Chicken enchiladas

Mexican food is one of those things that you just can’t avoid, it seems–at least in my life. It’s so popular, and while in the past I really didn’t like it, I guess I’ve gotten to the point of peacefully coexisting alongside it. The thing is, when everybody wants to go out for Mexican, you don’t want to be the one person lobbying for Italian food. It seems unfashionable or something. Either that, or I’ve gotten so used to being overruled that I don’t even try anymore.

Anyway, over the years of finding one or two Mexican dishes on the menu that I’m willing to eat, I’ve realized that if I avoid certain ingredients, Mexican food can be pretty good. Things I don’t like: black beans (whole or all mashed up), peppers of any color (excluding jalapenos), and anything you can’t identify the contents of (that could potentially contain mushed-up beans or colored peppers, but not jalapenos).

Making enchiladas myself slowly began to sound like a great idea, mostly for the control it gives me over what’s hiding inside of them. That, and I love sour cream.


Chicken Enchiladas

  • 2 boneless, skinless chicken breasts
  • 2 lemons, juiced
  • 1/2 of a small onion, chopped
  • 1/3 c sour cream
  • 2 c sharp cheddar, shredded and divided in half
  • 1/2 c tomato sauce
  • 1 jalapeno, diced
  • 2 c diced grape tomatoes, divided in half
  • 1 clove garlic, crushed
  • 1 tsp freshly ground pepper
  • 1 tsp chili powder
  • 1 tsp salt
  • 5 whole wheat tortillas
  • 1 c shredded mozzarella
  • 1 c salsa
  1. Chop chicken into small, bite-sized pieces, sprinkle with 1/2 tsp each of salt and pepper, and put into a small, shallow dish. Pour lemon juice over the chicken, cover, and allow to marinate in the refrigerator for about 30 minutes.
  2. Cook the chicken with the marinade juices in a large skillet. Once chicken is cooked on both sides and no longer pink in the middle (if your pieces are small, this won’t take long), drain the lemon juice and return skillet (with chicken) to low heat.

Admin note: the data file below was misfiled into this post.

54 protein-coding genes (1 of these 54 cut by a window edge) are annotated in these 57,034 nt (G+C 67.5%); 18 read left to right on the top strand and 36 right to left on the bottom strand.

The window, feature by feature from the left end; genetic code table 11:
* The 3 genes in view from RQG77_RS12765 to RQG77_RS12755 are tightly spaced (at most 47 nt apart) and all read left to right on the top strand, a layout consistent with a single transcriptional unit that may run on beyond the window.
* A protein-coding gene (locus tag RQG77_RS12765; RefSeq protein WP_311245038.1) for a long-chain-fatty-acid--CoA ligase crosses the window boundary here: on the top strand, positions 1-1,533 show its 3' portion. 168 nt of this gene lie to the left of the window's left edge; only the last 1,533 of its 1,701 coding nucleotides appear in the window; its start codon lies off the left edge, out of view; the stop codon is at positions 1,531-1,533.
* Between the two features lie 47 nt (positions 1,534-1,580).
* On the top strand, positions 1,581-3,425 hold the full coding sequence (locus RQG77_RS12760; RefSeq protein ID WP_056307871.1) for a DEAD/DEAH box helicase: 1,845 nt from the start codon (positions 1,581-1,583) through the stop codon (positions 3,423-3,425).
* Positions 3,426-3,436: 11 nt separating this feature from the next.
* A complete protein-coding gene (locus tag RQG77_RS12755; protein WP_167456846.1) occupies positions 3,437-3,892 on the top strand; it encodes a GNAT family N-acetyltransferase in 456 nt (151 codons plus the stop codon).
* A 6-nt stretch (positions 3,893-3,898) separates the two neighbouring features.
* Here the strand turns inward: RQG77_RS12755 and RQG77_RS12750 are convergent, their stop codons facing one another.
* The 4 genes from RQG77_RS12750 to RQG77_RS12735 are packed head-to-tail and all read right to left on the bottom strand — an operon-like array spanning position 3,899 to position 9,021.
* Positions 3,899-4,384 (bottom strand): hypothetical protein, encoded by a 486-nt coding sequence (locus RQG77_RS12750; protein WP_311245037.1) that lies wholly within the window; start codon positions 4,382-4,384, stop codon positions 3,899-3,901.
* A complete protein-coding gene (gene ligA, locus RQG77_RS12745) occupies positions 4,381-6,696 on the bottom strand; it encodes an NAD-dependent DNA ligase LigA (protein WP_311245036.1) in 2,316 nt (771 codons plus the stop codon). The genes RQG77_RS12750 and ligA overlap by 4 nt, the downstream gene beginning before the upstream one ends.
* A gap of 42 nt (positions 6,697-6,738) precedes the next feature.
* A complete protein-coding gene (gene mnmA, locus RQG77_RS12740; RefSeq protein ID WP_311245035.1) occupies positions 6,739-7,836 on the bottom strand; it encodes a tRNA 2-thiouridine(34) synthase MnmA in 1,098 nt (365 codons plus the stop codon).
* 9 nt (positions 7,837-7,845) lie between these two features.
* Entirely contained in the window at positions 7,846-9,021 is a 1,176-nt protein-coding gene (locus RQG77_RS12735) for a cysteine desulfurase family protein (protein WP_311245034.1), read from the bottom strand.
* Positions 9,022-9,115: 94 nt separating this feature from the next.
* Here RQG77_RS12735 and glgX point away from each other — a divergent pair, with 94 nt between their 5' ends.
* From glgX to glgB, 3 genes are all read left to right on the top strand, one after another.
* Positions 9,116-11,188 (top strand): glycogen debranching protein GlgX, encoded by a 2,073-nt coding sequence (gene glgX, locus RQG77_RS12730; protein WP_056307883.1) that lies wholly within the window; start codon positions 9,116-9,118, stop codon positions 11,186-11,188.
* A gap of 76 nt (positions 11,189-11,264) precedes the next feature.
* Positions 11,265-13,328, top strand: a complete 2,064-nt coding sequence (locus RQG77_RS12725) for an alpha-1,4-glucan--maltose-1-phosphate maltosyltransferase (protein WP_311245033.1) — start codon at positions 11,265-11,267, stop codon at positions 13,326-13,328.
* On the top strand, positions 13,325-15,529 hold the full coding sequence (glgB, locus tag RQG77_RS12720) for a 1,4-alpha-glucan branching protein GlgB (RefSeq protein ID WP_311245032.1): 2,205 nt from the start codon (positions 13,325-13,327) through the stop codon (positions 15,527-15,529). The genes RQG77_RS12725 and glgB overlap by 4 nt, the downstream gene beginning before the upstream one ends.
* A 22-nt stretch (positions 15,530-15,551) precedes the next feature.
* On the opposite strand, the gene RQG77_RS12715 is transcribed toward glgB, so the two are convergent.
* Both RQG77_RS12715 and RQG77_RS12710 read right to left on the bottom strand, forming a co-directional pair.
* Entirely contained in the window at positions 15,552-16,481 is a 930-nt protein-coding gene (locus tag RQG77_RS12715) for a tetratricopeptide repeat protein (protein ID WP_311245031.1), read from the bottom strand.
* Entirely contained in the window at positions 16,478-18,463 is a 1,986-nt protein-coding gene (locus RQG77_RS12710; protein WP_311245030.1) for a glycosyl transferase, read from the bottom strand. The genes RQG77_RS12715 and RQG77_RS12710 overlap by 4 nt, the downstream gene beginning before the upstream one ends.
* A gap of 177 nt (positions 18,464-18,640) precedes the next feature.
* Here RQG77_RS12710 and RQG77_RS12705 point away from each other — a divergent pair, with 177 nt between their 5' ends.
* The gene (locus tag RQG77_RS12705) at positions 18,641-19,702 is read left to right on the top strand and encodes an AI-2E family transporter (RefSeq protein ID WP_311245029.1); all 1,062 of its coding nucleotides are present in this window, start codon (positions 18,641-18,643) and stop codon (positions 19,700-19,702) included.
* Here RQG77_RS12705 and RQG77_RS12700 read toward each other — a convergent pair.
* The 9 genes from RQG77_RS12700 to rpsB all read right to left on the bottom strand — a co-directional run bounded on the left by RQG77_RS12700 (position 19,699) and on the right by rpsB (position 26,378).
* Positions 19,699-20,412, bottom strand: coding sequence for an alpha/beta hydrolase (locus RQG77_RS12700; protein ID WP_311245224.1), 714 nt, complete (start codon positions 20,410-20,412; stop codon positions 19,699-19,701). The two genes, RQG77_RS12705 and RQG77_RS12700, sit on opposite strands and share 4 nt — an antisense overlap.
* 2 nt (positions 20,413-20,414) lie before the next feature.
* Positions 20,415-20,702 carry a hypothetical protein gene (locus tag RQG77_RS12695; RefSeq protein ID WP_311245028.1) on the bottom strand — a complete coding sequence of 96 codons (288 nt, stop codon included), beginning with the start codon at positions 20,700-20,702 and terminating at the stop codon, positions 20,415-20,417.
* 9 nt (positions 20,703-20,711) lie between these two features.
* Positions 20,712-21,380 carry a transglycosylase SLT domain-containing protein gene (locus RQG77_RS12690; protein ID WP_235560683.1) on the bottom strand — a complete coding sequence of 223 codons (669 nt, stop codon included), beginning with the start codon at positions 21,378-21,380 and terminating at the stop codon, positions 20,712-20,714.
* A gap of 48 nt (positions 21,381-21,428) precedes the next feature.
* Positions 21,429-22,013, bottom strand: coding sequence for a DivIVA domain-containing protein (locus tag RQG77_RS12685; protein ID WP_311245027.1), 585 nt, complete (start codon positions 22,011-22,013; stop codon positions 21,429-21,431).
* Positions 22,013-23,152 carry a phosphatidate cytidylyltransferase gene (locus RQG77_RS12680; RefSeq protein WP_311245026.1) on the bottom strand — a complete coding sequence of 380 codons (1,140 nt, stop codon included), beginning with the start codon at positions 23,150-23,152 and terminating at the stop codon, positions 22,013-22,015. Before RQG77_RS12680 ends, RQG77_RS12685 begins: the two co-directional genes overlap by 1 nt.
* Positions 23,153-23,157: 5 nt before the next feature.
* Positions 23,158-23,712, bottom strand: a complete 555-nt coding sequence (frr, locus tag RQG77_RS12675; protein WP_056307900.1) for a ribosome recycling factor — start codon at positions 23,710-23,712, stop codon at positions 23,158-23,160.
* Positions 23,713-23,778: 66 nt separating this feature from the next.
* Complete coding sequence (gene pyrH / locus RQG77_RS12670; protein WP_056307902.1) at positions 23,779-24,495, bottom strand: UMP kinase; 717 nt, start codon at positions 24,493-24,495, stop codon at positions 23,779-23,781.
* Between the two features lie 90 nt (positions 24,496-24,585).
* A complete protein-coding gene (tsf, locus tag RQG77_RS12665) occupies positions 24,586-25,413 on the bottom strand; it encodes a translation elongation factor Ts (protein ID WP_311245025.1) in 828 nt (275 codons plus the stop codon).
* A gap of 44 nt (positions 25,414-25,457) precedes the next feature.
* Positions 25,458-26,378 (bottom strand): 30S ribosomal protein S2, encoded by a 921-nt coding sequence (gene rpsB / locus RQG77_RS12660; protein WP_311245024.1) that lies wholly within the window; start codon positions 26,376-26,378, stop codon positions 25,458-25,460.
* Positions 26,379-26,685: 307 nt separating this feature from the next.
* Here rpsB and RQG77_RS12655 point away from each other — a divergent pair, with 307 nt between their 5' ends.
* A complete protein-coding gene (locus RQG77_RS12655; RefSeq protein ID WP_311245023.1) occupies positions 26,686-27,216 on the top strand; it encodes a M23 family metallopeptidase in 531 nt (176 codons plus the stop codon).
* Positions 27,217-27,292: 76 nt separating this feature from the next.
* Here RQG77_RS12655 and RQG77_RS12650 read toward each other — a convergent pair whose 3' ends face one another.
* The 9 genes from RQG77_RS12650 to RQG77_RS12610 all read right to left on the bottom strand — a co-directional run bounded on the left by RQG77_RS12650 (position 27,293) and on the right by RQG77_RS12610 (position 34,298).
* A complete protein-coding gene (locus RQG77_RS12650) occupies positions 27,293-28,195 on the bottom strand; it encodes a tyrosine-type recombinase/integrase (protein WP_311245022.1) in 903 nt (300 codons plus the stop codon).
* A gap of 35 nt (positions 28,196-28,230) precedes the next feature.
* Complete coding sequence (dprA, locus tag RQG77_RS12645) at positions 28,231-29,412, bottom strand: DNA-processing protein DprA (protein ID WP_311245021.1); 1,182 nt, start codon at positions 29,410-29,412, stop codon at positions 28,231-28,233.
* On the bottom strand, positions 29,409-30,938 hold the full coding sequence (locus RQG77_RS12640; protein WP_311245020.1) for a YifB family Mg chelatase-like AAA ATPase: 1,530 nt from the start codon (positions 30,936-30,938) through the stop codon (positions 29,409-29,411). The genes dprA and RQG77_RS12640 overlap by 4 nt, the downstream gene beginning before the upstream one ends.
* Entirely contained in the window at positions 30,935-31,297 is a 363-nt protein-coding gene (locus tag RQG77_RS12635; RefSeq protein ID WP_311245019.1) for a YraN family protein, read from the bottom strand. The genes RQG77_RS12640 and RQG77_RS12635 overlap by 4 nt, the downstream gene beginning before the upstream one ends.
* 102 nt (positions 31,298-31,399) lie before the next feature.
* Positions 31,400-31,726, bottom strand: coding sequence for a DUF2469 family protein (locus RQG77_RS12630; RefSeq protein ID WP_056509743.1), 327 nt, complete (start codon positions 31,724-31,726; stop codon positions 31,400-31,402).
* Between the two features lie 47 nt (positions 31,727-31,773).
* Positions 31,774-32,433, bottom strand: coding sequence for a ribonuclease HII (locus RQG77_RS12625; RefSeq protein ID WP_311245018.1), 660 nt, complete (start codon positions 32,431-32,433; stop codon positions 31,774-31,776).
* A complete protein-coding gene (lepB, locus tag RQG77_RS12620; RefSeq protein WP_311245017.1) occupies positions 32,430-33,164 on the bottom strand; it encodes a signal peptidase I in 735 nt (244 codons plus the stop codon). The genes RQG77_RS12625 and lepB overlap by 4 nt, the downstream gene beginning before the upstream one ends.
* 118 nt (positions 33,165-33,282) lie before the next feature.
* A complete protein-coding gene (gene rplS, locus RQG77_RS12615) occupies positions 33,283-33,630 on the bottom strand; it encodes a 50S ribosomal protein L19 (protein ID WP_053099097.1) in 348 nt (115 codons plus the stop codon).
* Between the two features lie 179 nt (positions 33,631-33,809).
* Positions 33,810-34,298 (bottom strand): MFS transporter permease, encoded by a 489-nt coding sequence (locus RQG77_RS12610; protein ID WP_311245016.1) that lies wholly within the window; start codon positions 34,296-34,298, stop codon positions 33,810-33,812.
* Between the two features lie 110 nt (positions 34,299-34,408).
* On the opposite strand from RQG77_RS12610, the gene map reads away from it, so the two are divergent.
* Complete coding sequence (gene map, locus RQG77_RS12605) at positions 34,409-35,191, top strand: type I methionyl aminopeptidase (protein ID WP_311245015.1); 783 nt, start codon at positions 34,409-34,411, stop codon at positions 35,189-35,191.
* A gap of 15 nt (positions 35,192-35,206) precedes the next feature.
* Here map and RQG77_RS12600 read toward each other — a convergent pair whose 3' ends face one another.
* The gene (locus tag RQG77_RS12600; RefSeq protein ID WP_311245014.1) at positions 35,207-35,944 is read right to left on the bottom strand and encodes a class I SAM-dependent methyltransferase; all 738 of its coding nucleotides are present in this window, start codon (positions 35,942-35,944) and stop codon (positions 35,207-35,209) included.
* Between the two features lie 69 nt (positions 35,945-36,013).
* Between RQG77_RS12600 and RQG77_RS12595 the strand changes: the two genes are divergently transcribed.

3. Add onion, sour cream, 1 c of the shredded cheddar, and remaining salt and pepper to the skillet. Mix thoroughly until cheese has melted completely.
  4. Add the tomato sauce, jalapenos, tomatoes, garlic, and chili powder to the skillet. Stir until all ingredients are combined (everything should look pink).
  5. Remove the skillet from the heat. Spread 2-3 spoonfuls of filling onto a tortilla, roll like a burrito, and place (open side down) in a glass baking dish. Repeat until all tortillas are full. Your tortillas should fit snugly next to each other in the baking dish.
  6. Spread salsa and remaining tomatoes over the rolled tortillas. Sprinkle with the remaining cheddar and the  mozzarella.
  7. Bake in a preheated 350 degree oven for 15-20 minutes or until cheese is melted and bubbly. Allow the dish to rest outside of the oven for about 5 minutes before serving.

Bonus: These are great as leftovers–store in the fridge in the same baking pan and reheat at 350 until the cheese melts again. I even took half of one to work for lunch. Yum! If you want, I suppose you could serve these with a side of beans and rice. But I don’t want to hear about it.

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4 thoughts on “Chicken enchiladas

  1. 1. We share the same “love/hate” relationship with Mexican. I don’t really care for it and I think it’s mostly the texture of a lot of the food. Even though guacamole is one of my favorite dips, food you’re about to eat should not look like baby puke.

    2. I have found cheese quesadilla to be good at Mexican restaurants and occasionally a chicken and cheese quesadilla. But that’s about it.

    3. Those enchiladas look delicious! I think I will try making those sometime! I will alter the recipe a little bit though and rather than a jalapeno, use red and green peppers because we do differ there.

    • My theory is that because we didn’t grow up eating Mexican food, we never really cultivated a taste for those sorts of flavors. I hear ya on the baby puke thing, but I think that’s pretty much always related to beans (whole or mushed up). Generally in Mexican restaurants you can ask them to hold the beans. And I think putting red and green peppers in the enchiladas is a great idea (as long as you’re not cooking for me!). I’d use quite a bit more than the amount of jalapeno in my recipe, and maybe cut the tomatoes in half. Let me know it goes!

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